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Rolling Thunder

Rolling Thunder

4.2 74
by Mark Berent

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Rolling Thunder is an historical novel about the decisive role politics played during the Vietnam War. Its characters range from men in the field to the Pentagon and the White House. Fighter pilots and Special Forces warriors try to do their best but are hampered by President Johnson, Secretary of Defense McNamara, and their staff members who despise the military.


Rolling Thunder is an historical novel about the decisive role politics played during the Vietnam War. Its characters range from men in the field to the Pentagon and the White House. Fighter pilots and Special Forces warriors try to do their best but are hampered by President Johnson, Secretary of Defense McNamara, and their staff members who despise the military. Only one aging USAF general, who fought in Korea and WWII, is on their side. His clashes with his Commander in Chief, Lyndon Johnson, are epic in proportion and startling in content.

In Rolling Thunder, the time is late 1965 and 1966 in war zone places such as Saigon, Hanoi, Bien Hoa, Da Nang, and Tahkli. While back in Washington, LBJ sits over lunch and personally picks bombing targets in an attempt to fight a limited war. In Vietnam the war knows no limits.

There, as the hostilities escalate, the fates of three men intertwine: USAF Captain Court Bannister, overshadowed by a famous movie star father who fought in WWII as a B-17 gunner, driven to confront missiles, MiGs, and nerve-grinding bombing raids in order to prove his worth to his comrades -- and to himself...Air Force First Lieutenant Toby Parker, fresh from the States, who hooks up with an intelligence unit for a lark, and quickly finds his innocence buried away by the lessons of war...and Special Forces Colonel Wolf Lochert, who ventures deep into the jungle to rescue a downed pilot -- only to discover a face of the enemy for which he is unprepared.

Four airline stewardesses, who fly the civilian MAC contract flights that bring American soldiers to and from the war zone in Vietnam, have difficult love affairs with G.I.s and fighter pilots. After one flight they come under attack while on an airbase in Vietnam.

Young American G.I.s are cursed and taunted as they return to the United States.

Through their eyes, and those of many others -- pilots, soldiers, lovers, enemy agents, commanders, politicians, profiteers -- Rolling Thunder shows us Vietnam as few other books have, or can. Berent captures all the intensity and drama of that searing war, and more, penetrates to the heart and soul of those who fought it. Rolling Thunder rings with authenticity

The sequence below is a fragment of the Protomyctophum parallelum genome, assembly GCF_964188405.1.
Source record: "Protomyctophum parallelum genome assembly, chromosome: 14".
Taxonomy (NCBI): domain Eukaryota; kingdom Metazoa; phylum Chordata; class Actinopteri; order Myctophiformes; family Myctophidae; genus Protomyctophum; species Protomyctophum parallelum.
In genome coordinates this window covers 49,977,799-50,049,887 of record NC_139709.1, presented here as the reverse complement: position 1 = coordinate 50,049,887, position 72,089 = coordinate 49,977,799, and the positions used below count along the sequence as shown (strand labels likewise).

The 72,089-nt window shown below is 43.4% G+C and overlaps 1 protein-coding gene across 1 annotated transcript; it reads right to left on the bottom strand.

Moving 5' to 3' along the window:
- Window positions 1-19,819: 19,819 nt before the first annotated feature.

Editorial Reviews

Publishers Weekly - Publisher's Weekly
Berent is a decorated Air Force pilot who served three tours in Vietnam. His first novel is essentially a series of vignettes and anecdotes loosely structured around the yearlong tours of duty of Air Force Captain Court Bannister and First Lieutenant Toby Parker, with a ground-force counterpoint in Special Forces Major Wolf Lochert. Principal villains are the Washington policy-makers who send men to die in a war they are not allowed to win. Within this intellectually unsophisticated black-and-white framework, however, Berent's laconic, jargon-rich narrative evokes moods eclipsed by later and more spectacular events. Set in the mid-'60s--the last stages of the professionals' war, when career soldiers were still able to believe in what they were doing--the story focuses on ground-support operations over the south of Vietnam. This was a war the Air Force had been unprepared for and was uninterested in fighting, a war of obsolescent fighter-bombers flown by men who had dreamed of becoming astronauts, and of the Forward Air Controllers, the daring FACs, who called them in on almost-invisible targets. Yet as the novel ends, its protagonists intend to return for another tour of duty, which has come to overshadow survival in their minds. Fortunate is the country, Berent tells readers, where such men wear its uniforms; may they never again be so betrayed. The message is no less powerful for being predictable. Literary Guild and Military Book Club alternates; author tour. (May)

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Mark Berent
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2 MB
Age Range:
18 Years

What People are Saying About This

Stephen Coonts
The fighter pilot's war -- you love it and hate it at the same time, and Mark Berent writes it that way.
W E. B. Griffin
Rolling Thunder is terrific -- a novel of exceptional authority that hits like a thunderclap. A decorated Vietnam pilot, Mark Berent knows planes and men and battle, and he whirls them around in a story of uncommon strength. I can't wait for the next book.

Meet the Author